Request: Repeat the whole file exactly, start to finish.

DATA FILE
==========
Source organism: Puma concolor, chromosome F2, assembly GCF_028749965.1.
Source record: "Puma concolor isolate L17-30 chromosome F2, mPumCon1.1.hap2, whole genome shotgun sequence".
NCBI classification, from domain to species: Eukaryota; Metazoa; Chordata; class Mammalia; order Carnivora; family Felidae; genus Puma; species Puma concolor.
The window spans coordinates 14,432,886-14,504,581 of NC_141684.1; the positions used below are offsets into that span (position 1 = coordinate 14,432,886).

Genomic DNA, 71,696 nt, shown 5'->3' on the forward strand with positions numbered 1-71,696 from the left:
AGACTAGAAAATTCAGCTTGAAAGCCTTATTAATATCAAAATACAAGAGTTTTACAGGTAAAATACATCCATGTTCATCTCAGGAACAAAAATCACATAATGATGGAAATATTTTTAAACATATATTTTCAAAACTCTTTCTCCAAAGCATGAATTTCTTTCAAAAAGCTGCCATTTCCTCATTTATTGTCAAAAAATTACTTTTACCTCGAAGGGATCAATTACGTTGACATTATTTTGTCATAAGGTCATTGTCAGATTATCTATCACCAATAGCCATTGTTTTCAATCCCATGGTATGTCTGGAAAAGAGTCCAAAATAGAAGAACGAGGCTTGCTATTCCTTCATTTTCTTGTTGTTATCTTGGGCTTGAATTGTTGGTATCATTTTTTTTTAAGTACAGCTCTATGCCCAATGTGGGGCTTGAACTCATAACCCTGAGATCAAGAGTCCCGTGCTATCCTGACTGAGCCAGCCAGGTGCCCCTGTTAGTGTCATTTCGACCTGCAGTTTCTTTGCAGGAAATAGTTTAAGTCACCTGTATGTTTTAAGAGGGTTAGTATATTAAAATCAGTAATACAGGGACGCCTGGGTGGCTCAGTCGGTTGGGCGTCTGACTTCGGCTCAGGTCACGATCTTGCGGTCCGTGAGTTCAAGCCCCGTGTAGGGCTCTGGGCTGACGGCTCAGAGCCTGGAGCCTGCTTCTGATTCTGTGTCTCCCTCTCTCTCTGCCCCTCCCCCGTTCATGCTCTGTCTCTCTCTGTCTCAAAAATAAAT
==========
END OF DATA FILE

Source organism: Puma concolor, chromosome F2, assembly GCF_028749965.1.
Source record: "Puma concolor isolate L17-30 chromosome F2, mPumCon1.1.hap2, whole genome shotgun sequence".
NCBI classification, from domain to species: Eukaryota; Metazoa; Chordata; class Mammalia; order Carnivora; family Felidae; genus Puma; species Puma concolor.
The window spans coordinates 14,432,886-14,504,581 of NC_141684.1; the positions used below are offsets into that span (position 1 = coordinate 14,432,886).

Genomic DNA, 71,696 nt, shown 5'->3' on the forward strand with positions numbered 1-71,696 from the left:
AGACTAGAAAATTCAGCTTGAAAGCCTTATTAATATCAAAATACAAGAGTTTTACAGGTAAAATACATCCATGTTCATCTCAGGAACAAAAATCACATAATGATGGAAATATTTTTAAACATATATTTTCAAAACTCTTTCTCCAAAGCATGAATTTCTTTCAAAAAGCTGCCATTTCCTCATTTATTGTCAAAAAATTACTTTTACCTCGAAGGGATCAATTACGTTGACATTATTTTGTCATAAGGTCATTGTCAGATTATCTATCACCAATAGCCATTGTTTTCAATCCCATGGTATGTCTGGAAAAGAGTCCAAAATAGAAGAACGAGGCTTGCTATTCCTTCATTTTCTTGTTGTTATCTTGGGCTTGAATTGTTGGTATCATTTTTTTTTAAGTACAGCTCTATGCCCAATGTGGGGCTTGAACTCATAACCCTGAGATCAAGAGTCCCGTGCTATCCTGACTGAGCCAGCCAGGTGCCCCTGTTAGTGTCATTTCGACCTGCAGTTTCTTTGCAGGAAATAGTTTAAGTCACCTGTATGTTTTAAGAGGGTTAGTATATTAAAATCAGTAATACAGGGACGCCTGGGTGGCTCAGTCGGTTGGGCGTCTGACTTCGGCTCAGGTCACGATCTTGCGGTCCGTGAGTTCAAGCCCCGTGTAGGGCTCTGGGCTGACGGCTCAGAGCCTGGAGCCTGCTTCTGATTCTGTGTCTCCCTCTCTCTCTGCCCCTCCCCCGTTCATGCTCTGTCTCTCTCTGTCTCAAAAATAAAT